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From the League of Prizren to the “Greater Albania”. When history influences contemporary foreign policy.

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From the League of Prizren to the “Greater Albania”. When history influences contemporary foreign policy.

This article examines why Kosovo is so important for Albania and how a league created in 1878 affected contemporary territorial disputes in the Western Balkans.

The Republic of Kosovo consists of an area of 10,887 km2. Over 1,7 million people live there, mainly Albanian-speaking Muslims. The largest minority group is the Serbians (approximately 6% of the total population), who usually face hostility from the government. Its five biggest cities (Pristina, Prizren, Ferizaj, Peja, and Gjakova) have less than 200.000 residents each. Financially, according to recent research by the IMF, approximately 30% of the Kosovars are unemployed, while 23% live in poverty. Things are even worse in politics: lack of stability, corruption, and political insecurity characterize the newborn state. So, why is Kosovo so important to Albania?[1]

The League of Prizren (1878-1881)

The above question takes us to the last quarter of the 19th century when the Albanian national movement rose. It is noteworthy that Albanians characteristically delayed forming a common identity compared to Greeks, Bulgarians, and Serbians. Two factors were crucial for the delay of their awakening. First, Albanians were satisfied with Ottoman domination for centuries and did not aim to create their own state. Also, among them, there were several social, economic, religious, and ethnic differences.[2]

The year 1878 marked a significant turning point in the history of the Albanian national movement. Fearing the potential division of lands where Albanian-speaking populations lived and their distribution to nearby Christian states, some prominent beys (Muslim landlords) called for a gathering in Prizren. This gathering, known as the League of Prizren, was led by a Muslim Tosk bey, Abdyl Frashëri. The League petitioned the Sublime Porte for the unification and autonomy of the Ottoman vilayets of İşkodra, Yannina, Monastir, and Kosovo, which were home to a diverse population, including Albanians, Greeks, Serbians, Vlachs, and many others.[3]

The Ottomans initially viewed the League of Prizren as a potential political tool against the territorial claims of Greece and Serbia. However, when they realized that several Albanian beys were advocating for the creation of an autonomous state, they decided to take action. In 1881, under the leadership of Dervish Turgut Pasha, they suppressed the movement.[4]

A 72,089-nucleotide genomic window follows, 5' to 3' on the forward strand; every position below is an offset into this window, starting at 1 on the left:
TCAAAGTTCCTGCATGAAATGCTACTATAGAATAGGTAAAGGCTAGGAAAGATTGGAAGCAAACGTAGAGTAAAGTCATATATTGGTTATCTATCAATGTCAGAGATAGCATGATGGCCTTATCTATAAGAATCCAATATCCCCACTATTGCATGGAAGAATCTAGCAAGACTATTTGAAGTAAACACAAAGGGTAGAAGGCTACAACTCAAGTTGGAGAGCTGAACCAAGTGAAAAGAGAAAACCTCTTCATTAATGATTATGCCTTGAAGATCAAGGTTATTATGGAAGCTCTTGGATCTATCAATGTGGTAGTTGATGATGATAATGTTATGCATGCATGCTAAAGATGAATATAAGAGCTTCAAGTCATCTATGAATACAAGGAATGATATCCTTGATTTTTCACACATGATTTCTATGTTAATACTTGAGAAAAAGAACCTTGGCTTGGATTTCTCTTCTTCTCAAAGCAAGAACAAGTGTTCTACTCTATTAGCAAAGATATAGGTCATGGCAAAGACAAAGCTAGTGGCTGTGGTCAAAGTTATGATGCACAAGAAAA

The League’s Legacy and the Great Albania

In international historiography, the League of Prizren is often considered the first step towards the creation of Albania. Kristo Frashëri, a famous Albanian historian, admitted its significance:

After the armed resistance was crashed, the League of Prizren declined and fell into decay on account of the persecutions, confinements, and imprisonments. But though it was crushed and destroyed, it had left a deep impression within and outside the country.[5]

The fact that the Albanian national movement began in a Kosovo’s city influenced several politicians to consider the region a key part of their Greater Albania. The latter, the Tirana nationalists’ dream, includes the areas of the four former Ottoman vilayets that the League of Prizren demanded. Recent events like the Yugoslav Wars and the establishment of the Kosovo Republic greatly influenced this vision. 

Today, several Balkan states have expressed their fears about creating Greater Albania. In particular, the Serbian government refused to recognize the Kosovo Republic, while the Greek accused the Albanian irredentists of claiming territories belonging to Greece. Politicians in the Republic of Northern Macedonia, a country threatened by Tirana’s expansionism, also expressed similar opinions. Those reservations indicate that a possible unification of Kosovo with Albania could disturb the status quo in the Balkans.[6]  


The League established in Prizren in 1878 was crucial for the development of the Albanian national movement. The adherents of the “Greater Albania” recall the territorial demands of the League today, asking (among others) for the annexation of Kosovo. It is possible that if that happened, the irredentism in Western Balkans would grow even more, and new challenges would appear.


  1. International Monetary Fund, “Kosovo Datasets”, IMF, https://www.imf.org/external/datamapper/profile/UVK. Retrieved in 18-06-2024.

  2. Gawrych, George. 2006. The Crescent and the Eagle. Ottoman Rule, Islam and the Albanians, 1874-1913, I.B. Tauris: London and New York, pp. 7-37.

  3. Vickers, Miranda. 2001. The Albanians. A modern history, I.B. Tauris: London and New York, p. 30.

  4. Vickers, ibid, pp. 41-44.

  5. Frashëri, Kristo. 1964. The history of Albania, Tirana, p. 145.

  6. Janjevic, Darko. 05-04-2017, “Greater Albania – threat to peace or pipe dream?”, Deutsche Welle, https://www.dw.com/en/greater-albania-bogeyman-or-a-pipe-dream/a-38705227. Retrieved in 18-06-2024.




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